Ringing in 2015

From the Eugene Opera to Portland’s The Ensemble

Angela Theis is Adina in Eugene Opera’s The Elixir of Love
Angela Theis is Adina in Eugene Opera’s The Elixir of Love

New Year’s Eve has always been my least favorite holiday, with the commercially contrived Valentine’s Day a close second. Instead of celebrating gratitude or sacrifice or renewal or even zombies, it’s become pretty much an excuse to go out and get hammered and maybe ruin someone else’s life by driving intoxicated for a nightcap.

So it’s a treat to see attractive alternatives available for Eugeneans who want to immerse themselves in the arts instead of just alcohol. Next Wednesday, Dec. 31, the Eugene Opera New Year’s Eve celebration offers a bit of bubbly both onstage and off, with Donizetti’s fizzy 1832 comedy, The Elixir of Love. This operatic work tells the story of Ochocinco, oops, I mean Nemorino, played by tenor Chad Johnson, who tries to fulfill his lust for the abundantly endowed (financially, that is) and polyamorous Adina, played by soprano Angela Theis. Numorino has the help of a spurious potion (the 18th-century equivalent of MDMA) that allegedly will make him irresistible to women, supplied by the huckster Dr. Dulcimara, played by Metropolitan Opera baritone Marco Nisticò.

Antics and reversals ensue, and the real aphrodisiac is revealed to be something more noble (as well as something less so — money) than a magic cocktail. There’s also a matinee performance Jan. 4, giving you time to recuperate from any hangovers provoked by overindulgence in other elixirs, including perhaps the bubbly provided at the Opera’s NYE post-concert champagne reception (separate ticket and reservations required) at Perugino. The lobby will also feature strolling accordionist Sergei Teleshev of Trio Voronezh performing before the show and during intermission.

Opera isn’t Eugene’s only welcome recurring holiday offering. The Oregon Mozart Players’ annual Candlelight Baroque concerts light up First Christian Church (11th & Oak Street) the nights of Friday, Dec. 19, and Saturday, Dec. 20, followed by post-concert receptions with mulled cider. The chamber orchestra will play a glowing program featuring one of J.S Bach’s mighty orchestral suites and one of his ever-enchanting “Brandenburg Concertos,” a dazzling double cello concerto by Vivaldi and a stirring symphony by one of Bach’s innumerable offspring, the underrated Carl Philip Emmanuel Bach.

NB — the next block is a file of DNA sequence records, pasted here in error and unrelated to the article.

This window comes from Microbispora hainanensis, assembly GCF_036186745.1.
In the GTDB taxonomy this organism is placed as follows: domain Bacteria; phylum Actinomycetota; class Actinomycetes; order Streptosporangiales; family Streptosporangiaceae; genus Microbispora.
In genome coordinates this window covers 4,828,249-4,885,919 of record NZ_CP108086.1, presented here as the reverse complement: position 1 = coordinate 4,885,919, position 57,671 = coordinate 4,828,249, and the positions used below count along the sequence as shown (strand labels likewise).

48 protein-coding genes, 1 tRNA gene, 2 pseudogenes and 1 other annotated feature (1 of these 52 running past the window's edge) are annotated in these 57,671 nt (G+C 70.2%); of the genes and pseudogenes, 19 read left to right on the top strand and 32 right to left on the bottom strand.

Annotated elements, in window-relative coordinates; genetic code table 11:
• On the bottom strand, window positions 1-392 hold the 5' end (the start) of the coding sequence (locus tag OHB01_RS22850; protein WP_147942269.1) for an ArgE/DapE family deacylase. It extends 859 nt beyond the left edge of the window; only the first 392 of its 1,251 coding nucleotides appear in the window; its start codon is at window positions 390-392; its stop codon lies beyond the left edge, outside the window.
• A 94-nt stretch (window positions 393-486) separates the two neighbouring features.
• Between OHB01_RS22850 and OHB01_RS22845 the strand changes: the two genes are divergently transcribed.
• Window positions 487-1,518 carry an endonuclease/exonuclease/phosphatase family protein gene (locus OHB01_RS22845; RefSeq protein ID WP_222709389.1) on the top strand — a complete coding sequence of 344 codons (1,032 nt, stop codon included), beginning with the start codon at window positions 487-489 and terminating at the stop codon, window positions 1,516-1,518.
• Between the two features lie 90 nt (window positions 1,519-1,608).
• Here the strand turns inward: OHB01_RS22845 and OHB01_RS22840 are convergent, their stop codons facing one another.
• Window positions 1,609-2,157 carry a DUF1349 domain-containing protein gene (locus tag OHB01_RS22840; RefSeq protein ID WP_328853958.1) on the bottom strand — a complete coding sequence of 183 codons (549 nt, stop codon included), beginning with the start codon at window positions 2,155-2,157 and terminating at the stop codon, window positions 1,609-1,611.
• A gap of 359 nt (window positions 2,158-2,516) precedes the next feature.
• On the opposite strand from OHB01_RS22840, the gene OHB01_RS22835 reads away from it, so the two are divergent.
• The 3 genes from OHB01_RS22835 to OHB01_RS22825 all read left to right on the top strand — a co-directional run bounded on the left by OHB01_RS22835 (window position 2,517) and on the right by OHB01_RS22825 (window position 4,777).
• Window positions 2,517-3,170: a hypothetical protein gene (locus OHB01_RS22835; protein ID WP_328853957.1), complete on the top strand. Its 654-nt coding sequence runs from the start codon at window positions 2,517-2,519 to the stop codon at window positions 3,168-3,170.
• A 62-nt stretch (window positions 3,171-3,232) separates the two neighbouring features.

There’s more Bach performed by Julia Brown at the noon Friday, Dec. 19, Advent organ recital at First United Methodist Church — a half hour of respite from holiday obligations, in return for a freewill donation to FOOD for Lane County.

Finally, if your blood sugar is soaring from a surfeit of Christmas’ endlessly repeated Greatest Carol Hits, Hallelujah choruses and Nutcrackers, the cure arrives Saturday, Dec. 27, when one of Portland’s finest vocal ensembles, The Ensemble, brings together some of the big city’s finest singers, drawn from its top choirs like Cappella Romana, Resonance Ensemble and others, to sing a delectable selection of a cappella Christmas music from the last century, including several fine works written by living composers. Along with music by 20th-century French master Maurice Duruflé and British composer Kenneth Leighton, the concert at Central Lutheran Church (18th and Potter) features seasonal compositions by active American composers Frank La Rocca and Frank Ferko, and a world-premiere carol arrangement from Minnesota composer Linda Kachelmeier that will make you wonder why we don’t hear more such beautiful modern seasonal sounds even at this most traditional of times. Just before the new year dawns, The Ensemble’s highly recommended concert is a lovely way to celebrate musical renewal.

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